Martine offers Terry a lead on a foolproof bank hit on London's Baker Street. She targets a roomful of safe deposit boxes worth millions in cash and jewelry. But Terry and his crew don't realize the boxes also contain a treasure trove of dirty secrets - secrets that will thrust them into a deadly web of corruption and illicit scandal.
When his mentor is taken captive by a disgraced Arab sheik, a killer-for-hire is forced into action. His mission: kill three members of Britain's elite Special Air Service responsible for the death of his sons.
Mei, a young girl whose memory holds a priceless numerical code, finds herself pursued by the Triads, the Russian mob, and corrupt NYC cops. Coming to her aid is an ex-cage fighter whose life was destroyed by the gangsters on Mei's trail.
A thief with a unique code of professional ethics is double-crossed by his crew and left for dead. Assuming a new disguise and forming an unlikely alliance with a woman on the inside, he looks to hijack the score of the crew's latest heist.
Ex-con Jensen Ames is forced by the warden of a notorious prison to compete in our post-industrial world's most popular sport: a car race in which inmates must brutalize and kill one another on the road to victory.
Business is slow for Terry Leather, a London car dealer, married with children. He's an artful dodger, so Martine, a former model with a thing for him, brings him her scheme: a bank's alarm is off for a couple weeks, so let's tunnel into the vault. He assembles a team, not realizing her real goal is a safe-deposit box with compromising photos of a royal: she needs the photos to trade for avoiding a jail sentence - and MI-5, or is it MI-6, is pulling the strings two steps removed. A Trinidadian thug, a high-end bordello owner, and a pornographer also have things stored in the vault, so the break-in threatens many a powerful personage. Is there any way these amateurs can pull it off? Written by
Aldwych station was chosen to film the underground scenes because the true Tottenham Court Road station had been modified extensively in the early 1980s. Only Edgware Road still has any resemblance to its original look. See more »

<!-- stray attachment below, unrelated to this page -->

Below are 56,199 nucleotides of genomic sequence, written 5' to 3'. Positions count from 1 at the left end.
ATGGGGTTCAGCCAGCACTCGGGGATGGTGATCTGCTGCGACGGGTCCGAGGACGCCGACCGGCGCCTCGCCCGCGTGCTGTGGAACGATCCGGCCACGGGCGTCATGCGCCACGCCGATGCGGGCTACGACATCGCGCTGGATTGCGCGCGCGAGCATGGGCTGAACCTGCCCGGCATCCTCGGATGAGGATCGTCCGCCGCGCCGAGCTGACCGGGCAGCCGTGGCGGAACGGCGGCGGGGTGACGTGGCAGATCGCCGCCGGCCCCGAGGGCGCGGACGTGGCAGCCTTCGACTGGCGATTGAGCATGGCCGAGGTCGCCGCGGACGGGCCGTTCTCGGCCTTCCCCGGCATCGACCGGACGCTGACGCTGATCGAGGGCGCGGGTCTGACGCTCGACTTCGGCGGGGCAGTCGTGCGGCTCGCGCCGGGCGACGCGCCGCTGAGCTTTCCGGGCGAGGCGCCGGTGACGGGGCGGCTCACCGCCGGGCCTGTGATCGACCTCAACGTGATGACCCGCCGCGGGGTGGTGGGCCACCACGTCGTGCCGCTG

The underground train used in the film would have been used only on the newly opened Victoria Line and would have looked brand new in 1971. In 1971, both the Northern Line (Tottenham Court Road) and Bakerloo Line (Edgware Road to Paddington) would have had red underground trains possibly dating from the 1930s to the 1950s. See more »
[while drilling a mileage meter back]
Another Terry Leather low mileage gem.
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Disclaimer: "The names of many people identified in this film have been changed to protect the guilty." See more »
I also saw this film at an advance screening. I don't normally watch any of the trailers before going, so tend to go in with an open mind. I was very pleasantly surprised, and while it perhaps won't win any Oscars, I thought it was well acted in the main with some faces you'll recognise. It might not have massive appeal outside the UK, however it is a good (based on fact) story. I'm not a massive fan of 70's music, but it wouldn't have done any harm to have a bit more in the background just to give it more of a seventies feel about it. The general mood of the film was good and for me seemed to set the scene well, without going overboard with sex or violence. On the whole, it's well worth a visit, even if you have never lived in that era.
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